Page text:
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Medical Marijuana Laws, Traffic Fatalities, and Alcohol Consumption

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  • D. Mark Anderson
  • Benjamin Hansen
  • Daniel I. Rees

Abstract

To date, 19 states have passed medical marijuana laws, yet very little is known about their effects. The current study examines the relationship between the legalization of medical marijuana and traffic fatalities, the leading cause of death among Americans ages 5-34. The first full year after coming into effect, legalization is associated with an 8-11 percent decrease in traffic fatalities. The impact of legalization on traffic fatalities involving alcohol is larger and estimated with more precision than its impact on traffic fatalities that do not involve alcohol. Legalization is also associated with sharp decreases in the price of marijuana and alcohol consumption, which suggests that marijuana and alcohol are substitutes. Because alternative mechanisms cannot be ruled out, the negative relationship between legalization and alcohol-related traffic fatalities does not necessarily imply that driving under the influence of marijuana is safer than driving under the influence of alcohol.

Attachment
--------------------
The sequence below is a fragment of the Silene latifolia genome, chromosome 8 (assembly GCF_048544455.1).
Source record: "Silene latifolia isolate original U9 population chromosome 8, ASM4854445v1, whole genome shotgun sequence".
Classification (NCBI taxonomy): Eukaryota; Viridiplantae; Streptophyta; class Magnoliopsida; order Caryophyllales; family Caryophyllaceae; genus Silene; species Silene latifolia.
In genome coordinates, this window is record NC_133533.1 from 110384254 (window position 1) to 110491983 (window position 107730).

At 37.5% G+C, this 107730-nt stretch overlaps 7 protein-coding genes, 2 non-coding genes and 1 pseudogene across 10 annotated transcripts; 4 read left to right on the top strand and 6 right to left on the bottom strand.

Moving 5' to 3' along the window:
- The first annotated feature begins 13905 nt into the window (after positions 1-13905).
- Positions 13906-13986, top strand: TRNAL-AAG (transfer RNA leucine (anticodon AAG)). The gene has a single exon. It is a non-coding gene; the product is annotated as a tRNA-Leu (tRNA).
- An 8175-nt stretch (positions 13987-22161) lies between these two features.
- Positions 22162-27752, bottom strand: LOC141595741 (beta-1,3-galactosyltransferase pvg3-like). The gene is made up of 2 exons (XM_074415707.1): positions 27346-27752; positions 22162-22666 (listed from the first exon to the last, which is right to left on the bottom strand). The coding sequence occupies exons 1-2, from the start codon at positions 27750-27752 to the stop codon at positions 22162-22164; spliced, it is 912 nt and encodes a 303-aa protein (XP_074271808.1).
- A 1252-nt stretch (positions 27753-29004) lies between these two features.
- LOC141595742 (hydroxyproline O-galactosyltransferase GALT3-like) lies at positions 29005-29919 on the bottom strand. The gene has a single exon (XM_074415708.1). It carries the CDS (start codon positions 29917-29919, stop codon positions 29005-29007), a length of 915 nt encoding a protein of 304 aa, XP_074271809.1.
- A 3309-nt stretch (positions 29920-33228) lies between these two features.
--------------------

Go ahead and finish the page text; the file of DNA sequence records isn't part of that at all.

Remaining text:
Suggested Citation

  • D. Mark Anderson & Benjamin Hansen & Daniel I. Rees, 2013. "Medical Marijuana Laws, Traffic Fatalities, and Alcohol Consumption," Journal of Law and Economics, University of Chicago Press, vol. 56(2), pages 333-369.
  • Handle: RePEc:ucp:jlawec:doi:10.1086/668812
    DOI: 10.1086/668812
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    • I00 - Health, Education, and Welfare - - General - - - General
    • I1 - Health, Education, and Welfare - - Health

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